The Prophet of Yonwood is much, much better than The People of Sparks, though not quite as good as The City of Ember. It is, like Sparks, definitely a juvenile book, complete with sections of fact completely brushed over. But in this book, the facts don’t matter so much. It’s the little town of Yonwood and the woman there who has the vision of a fiery future. This is supposed to be a prequel, and in some ways it is (it happens before Ember and in an epilogue-like chapter tells about events that lead up to the Disaster), but mostly, it’s not as dystopian or apocalyptic as the other two.
Nickie and her aunt Crystal travel to Yonwood to take care of the house Crystal inherited from her grandfather, who has just died. Yonwood is sort of going crazy – a woman there had a vision of the future, and since then hasn’t been right in the head. Her rambling mumblings are interpreted as instructions from God for the town, so that the town follows all sorts of bizarre and arbitrary rules, like “no singing.” There is, like in Sparks, a moral lesson in this book, though it is no where near as patently obvious from the beginning. Also, like Sparks, what happens in the town is a metaphor for what happens in the world, but again, not as simple. I couldn’t predict everything that was going to happen ahead of time. I didn’t feel like I was being talked down to so much. And I liked the moral battle that took place – at first, I wasn’t even sure exactly what Duprau was teaching. In the end, this book was a decided statement against societies run by religions and against lack of tolerance. Take the following (very heavy-handed, I admit) example from near the end of the book:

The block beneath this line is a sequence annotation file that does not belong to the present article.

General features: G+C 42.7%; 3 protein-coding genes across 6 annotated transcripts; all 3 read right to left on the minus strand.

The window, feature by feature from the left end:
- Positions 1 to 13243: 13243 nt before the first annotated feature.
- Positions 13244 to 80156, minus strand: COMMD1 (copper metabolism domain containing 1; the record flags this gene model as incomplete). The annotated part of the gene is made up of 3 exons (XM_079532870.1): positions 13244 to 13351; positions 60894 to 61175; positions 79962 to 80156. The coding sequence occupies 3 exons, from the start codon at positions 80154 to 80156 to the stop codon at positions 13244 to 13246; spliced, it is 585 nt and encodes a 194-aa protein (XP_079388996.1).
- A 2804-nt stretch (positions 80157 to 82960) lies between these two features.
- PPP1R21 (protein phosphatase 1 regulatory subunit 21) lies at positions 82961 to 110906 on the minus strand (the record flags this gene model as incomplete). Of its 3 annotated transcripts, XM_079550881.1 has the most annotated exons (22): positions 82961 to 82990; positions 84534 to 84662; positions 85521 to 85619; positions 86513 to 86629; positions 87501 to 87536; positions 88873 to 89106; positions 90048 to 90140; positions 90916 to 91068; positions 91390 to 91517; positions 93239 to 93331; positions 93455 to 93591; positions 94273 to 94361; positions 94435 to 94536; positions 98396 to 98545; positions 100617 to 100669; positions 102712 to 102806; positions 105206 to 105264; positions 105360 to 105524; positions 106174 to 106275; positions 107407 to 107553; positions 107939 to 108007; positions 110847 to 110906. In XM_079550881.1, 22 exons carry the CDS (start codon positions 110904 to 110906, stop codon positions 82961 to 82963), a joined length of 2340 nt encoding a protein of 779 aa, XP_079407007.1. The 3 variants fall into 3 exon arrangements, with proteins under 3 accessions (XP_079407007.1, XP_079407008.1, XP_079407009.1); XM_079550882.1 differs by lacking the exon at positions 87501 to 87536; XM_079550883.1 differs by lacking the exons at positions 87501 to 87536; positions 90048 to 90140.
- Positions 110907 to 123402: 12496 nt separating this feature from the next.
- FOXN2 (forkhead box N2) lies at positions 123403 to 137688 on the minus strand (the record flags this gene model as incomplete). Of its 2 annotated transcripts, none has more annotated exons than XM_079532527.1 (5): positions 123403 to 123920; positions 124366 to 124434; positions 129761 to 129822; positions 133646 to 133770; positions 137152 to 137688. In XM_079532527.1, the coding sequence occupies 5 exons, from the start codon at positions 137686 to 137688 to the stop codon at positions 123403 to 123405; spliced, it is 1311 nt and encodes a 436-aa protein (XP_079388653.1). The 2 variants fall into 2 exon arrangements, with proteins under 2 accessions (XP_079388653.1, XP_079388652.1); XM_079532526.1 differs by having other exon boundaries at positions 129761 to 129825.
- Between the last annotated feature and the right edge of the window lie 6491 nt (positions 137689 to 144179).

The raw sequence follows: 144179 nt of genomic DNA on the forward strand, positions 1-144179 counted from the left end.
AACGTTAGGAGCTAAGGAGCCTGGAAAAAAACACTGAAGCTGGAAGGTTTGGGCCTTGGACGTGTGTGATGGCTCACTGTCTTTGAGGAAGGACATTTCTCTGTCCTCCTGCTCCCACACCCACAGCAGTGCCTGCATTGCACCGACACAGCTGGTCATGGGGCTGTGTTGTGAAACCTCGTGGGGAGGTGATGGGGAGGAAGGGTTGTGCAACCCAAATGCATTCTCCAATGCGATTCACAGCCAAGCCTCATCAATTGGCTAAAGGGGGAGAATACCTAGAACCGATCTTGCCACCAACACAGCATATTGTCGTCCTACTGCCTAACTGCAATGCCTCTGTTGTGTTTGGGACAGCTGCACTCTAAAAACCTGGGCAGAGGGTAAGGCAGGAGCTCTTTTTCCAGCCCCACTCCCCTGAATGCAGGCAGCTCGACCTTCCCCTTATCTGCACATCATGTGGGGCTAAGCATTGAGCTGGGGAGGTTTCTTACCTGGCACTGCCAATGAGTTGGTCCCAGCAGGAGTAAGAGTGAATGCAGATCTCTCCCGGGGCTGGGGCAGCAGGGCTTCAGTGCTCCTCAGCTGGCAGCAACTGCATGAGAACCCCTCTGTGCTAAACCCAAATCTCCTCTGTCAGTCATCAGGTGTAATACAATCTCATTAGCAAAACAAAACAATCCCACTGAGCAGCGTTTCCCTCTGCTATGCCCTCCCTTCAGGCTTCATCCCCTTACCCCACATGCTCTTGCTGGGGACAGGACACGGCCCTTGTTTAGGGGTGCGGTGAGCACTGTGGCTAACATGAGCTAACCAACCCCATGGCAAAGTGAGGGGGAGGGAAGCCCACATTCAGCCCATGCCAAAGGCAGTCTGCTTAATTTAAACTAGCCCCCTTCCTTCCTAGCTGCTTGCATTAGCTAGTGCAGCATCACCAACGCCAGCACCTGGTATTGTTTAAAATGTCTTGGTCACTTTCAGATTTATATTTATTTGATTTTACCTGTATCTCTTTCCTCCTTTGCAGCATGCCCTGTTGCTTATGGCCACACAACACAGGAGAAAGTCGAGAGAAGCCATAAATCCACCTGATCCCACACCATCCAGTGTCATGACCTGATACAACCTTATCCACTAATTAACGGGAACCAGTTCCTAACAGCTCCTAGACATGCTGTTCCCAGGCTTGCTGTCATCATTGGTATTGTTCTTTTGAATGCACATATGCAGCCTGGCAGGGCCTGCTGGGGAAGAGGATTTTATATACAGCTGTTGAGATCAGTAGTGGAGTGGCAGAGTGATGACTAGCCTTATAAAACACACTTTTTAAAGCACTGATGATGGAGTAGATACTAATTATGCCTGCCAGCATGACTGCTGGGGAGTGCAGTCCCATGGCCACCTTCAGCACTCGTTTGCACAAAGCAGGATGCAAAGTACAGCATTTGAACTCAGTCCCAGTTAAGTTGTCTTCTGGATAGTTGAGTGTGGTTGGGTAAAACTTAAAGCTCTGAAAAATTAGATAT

All over the world, people who believed in one truth fought against people who believed in a different truth, all of them believing theirs was the only real truth, and all of them willing to do anything – absolutely anything – to defend it.
It was a very nice message. I’m very against religion-run governments and against people thinking they have the “right” answer. I don’t personally believe in universal truth, and I see how devastating it is when people assume they are right and everyone else is wrong. Wars and bigotry and prejudice and all sorts of terrible things come out of that kind of closemindedness. And I thought DuPrau did a good job showing this on a small scale in this book, in a way kids can understand. I appreciate her frankness and honesty and purpose in writing. And beyond that, this was just an engaging narrative, with good characters and fun mysteries and such. I liked it.